It’s not just that Alexa can let her know the time and weather. “She ‘gets’ me,” Quinn said. “I’ve asked her what her favourite TV show is, and she said, ‘BoJack Horse­man,’ which is mine, too.” (“BoJack Horse­man” is a wry adult car­toon about a self-loathing hu­manoid horse.)

“I’ve asked her, ‘Do I look nice to­day?’ And she says, ‘Beauty is in the eye of the be­holder.’ I’ve asked her about dat­ing and if I should go out with some guy, and she says, ‘Sorry, I’m not sure about that,’ which I wish my friends would say.”

Quinn re­al­ized the de­vice had reached a tip­ping point in the col­lec­tive con­scious­ness when she was on va­ca­tion in March with some of these friends in the Do­mini­can Repub­lic. Dur­ing a din­ner, one sud­denly blurted out, “Alexa, what time is it?”

Quinn was in­cred­u­lous. “Wait, you brought your Alexa?” she said. “No, I just re­ally miss her,” the friend said. Sy­bil Sage, a tele­vi­sion writer and mo­saic artist, de­scribes Alexa’s place in her house­hold as a cross be­tween a mistress and a nurse. When Sage hears her hus­band, Martin, mut­ter­ing in an­other room and calls out, with the ex­as­per­a­tion of the long-mar­ried, “I can’t hear you,” Martin Sage will re­ply, “I wasn’t talk­ing to you.”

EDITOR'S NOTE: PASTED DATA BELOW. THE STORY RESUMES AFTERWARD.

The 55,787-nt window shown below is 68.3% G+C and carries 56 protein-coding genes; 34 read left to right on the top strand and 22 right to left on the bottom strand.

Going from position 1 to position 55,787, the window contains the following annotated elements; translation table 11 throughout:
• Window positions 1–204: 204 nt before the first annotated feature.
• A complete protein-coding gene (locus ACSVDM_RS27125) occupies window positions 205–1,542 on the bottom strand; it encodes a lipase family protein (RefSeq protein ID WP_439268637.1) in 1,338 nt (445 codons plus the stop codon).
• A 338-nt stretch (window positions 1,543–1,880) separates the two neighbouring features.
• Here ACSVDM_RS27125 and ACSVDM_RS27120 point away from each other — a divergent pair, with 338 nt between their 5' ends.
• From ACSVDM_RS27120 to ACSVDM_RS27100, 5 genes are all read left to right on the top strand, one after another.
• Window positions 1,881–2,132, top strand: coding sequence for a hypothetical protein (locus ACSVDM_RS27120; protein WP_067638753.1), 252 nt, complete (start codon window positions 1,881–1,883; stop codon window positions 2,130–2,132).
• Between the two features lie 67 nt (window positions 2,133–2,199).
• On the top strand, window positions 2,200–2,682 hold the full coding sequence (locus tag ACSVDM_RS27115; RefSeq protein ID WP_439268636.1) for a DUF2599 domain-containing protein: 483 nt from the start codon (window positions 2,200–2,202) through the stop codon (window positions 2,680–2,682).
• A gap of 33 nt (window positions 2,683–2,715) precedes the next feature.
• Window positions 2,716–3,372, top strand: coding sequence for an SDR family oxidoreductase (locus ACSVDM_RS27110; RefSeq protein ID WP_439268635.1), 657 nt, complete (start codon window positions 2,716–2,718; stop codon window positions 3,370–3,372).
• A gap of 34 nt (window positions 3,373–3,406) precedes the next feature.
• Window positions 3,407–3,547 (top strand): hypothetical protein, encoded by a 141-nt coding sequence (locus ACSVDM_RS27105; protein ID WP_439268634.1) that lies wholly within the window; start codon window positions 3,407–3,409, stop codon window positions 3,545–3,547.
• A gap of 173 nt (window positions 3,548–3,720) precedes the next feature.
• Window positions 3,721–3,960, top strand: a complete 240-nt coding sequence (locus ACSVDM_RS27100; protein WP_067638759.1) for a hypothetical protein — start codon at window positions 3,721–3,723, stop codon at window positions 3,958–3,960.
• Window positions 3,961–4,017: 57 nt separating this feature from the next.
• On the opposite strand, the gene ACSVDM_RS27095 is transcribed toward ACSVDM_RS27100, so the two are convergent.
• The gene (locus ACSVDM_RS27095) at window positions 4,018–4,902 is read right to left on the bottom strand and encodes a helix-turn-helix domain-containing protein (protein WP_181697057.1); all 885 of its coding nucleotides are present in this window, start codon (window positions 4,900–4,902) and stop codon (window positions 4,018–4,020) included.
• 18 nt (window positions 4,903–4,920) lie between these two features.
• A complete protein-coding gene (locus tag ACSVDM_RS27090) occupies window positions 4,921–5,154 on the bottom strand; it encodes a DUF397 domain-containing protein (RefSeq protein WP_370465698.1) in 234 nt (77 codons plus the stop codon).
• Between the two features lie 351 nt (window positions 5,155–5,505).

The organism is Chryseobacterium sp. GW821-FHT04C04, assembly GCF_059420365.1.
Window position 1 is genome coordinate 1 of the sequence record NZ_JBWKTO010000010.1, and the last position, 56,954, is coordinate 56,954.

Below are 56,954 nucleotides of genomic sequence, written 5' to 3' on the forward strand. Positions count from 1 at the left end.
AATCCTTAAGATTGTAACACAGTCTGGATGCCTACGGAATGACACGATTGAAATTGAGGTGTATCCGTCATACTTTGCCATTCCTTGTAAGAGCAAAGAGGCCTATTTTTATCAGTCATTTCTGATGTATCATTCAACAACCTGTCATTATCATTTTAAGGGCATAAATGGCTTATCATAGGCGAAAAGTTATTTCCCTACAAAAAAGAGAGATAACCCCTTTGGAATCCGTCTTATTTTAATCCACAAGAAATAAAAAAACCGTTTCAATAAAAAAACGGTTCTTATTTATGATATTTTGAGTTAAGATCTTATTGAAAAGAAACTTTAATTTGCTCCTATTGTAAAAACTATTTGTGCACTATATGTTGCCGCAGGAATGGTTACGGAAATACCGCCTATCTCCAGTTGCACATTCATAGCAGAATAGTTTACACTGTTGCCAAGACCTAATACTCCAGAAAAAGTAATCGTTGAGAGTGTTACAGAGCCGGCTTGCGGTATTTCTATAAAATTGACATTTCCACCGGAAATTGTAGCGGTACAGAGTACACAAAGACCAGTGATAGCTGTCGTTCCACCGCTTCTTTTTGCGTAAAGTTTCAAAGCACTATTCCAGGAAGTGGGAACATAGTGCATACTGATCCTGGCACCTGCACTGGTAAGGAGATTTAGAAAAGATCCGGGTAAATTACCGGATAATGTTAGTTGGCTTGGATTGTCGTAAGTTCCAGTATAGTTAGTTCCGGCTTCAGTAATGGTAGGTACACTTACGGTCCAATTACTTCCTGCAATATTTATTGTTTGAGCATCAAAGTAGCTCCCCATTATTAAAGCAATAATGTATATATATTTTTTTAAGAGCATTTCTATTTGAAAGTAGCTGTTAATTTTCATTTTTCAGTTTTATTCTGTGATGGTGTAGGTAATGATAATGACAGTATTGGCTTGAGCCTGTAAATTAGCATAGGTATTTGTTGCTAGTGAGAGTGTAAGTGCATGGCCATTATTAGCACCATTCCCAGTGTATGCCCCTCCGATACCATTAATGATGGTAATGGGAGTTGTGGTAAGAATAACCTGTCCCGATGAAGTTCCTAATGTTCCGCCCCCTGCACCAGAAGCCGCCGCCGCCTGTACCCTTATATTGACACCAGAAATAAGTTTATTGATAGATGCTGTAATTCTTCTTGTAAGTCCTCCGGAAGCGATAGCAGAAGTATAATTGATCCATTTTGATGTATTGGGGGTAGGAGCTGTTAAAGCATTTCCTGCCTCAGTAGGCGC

“He doesn’t get dressed or make a move with­out check­ing with Alexa,” Sy­bil Sage said of her hus­band, who cre­ated the pod­cast In Your Face-New York. “I know how Princess Diana must have felt about Camilla: ‘Alexa, what’s the weather? Alexa, does this shirt look OK? Alexa, am I ready for a hair­cut? Alexa, what did Trump do while I was in the bath­room?’

“It’s not only Martin. Some­one on TV has only to say, ‘Alexa,’ and she lights up. She’s al­ways ready for ac­tion, the per­fect woman, never says, ‘Not tonight, dear.’”

Though Alexa arouses her jeal­ousy, Sy­bil Sage will find her­self apol­o­giz­ing when the elec­tronic siren has been mis­treated, as when her son and his fa­ther were com­plain­ing be­cause Alexa didn’t know what they meant when they asked for “old Ital­ian songs like ‘That’s Amore.’”

Evo­lu­tion­ary psy­chol­ogy teaches us that we are wired to cleave to a talk­ing ob­ject, no mat­ter how dim its re­sponses.

“It’s in­tu­itive for us to project in­ten­tion­al­ity onto the world,” said Baba Brinkman, a Cana­dian rap­per who wrote an award-win­ning guide to evo­lu­tion com­mis­sioned by Mark Pallen, a mi­cro­bi­ol­o­gist. “It’s way eas­ier than it should be, es­pe­cially for things that talk back. We never evolved around any­thing that could talk ex­cept peo­ple.”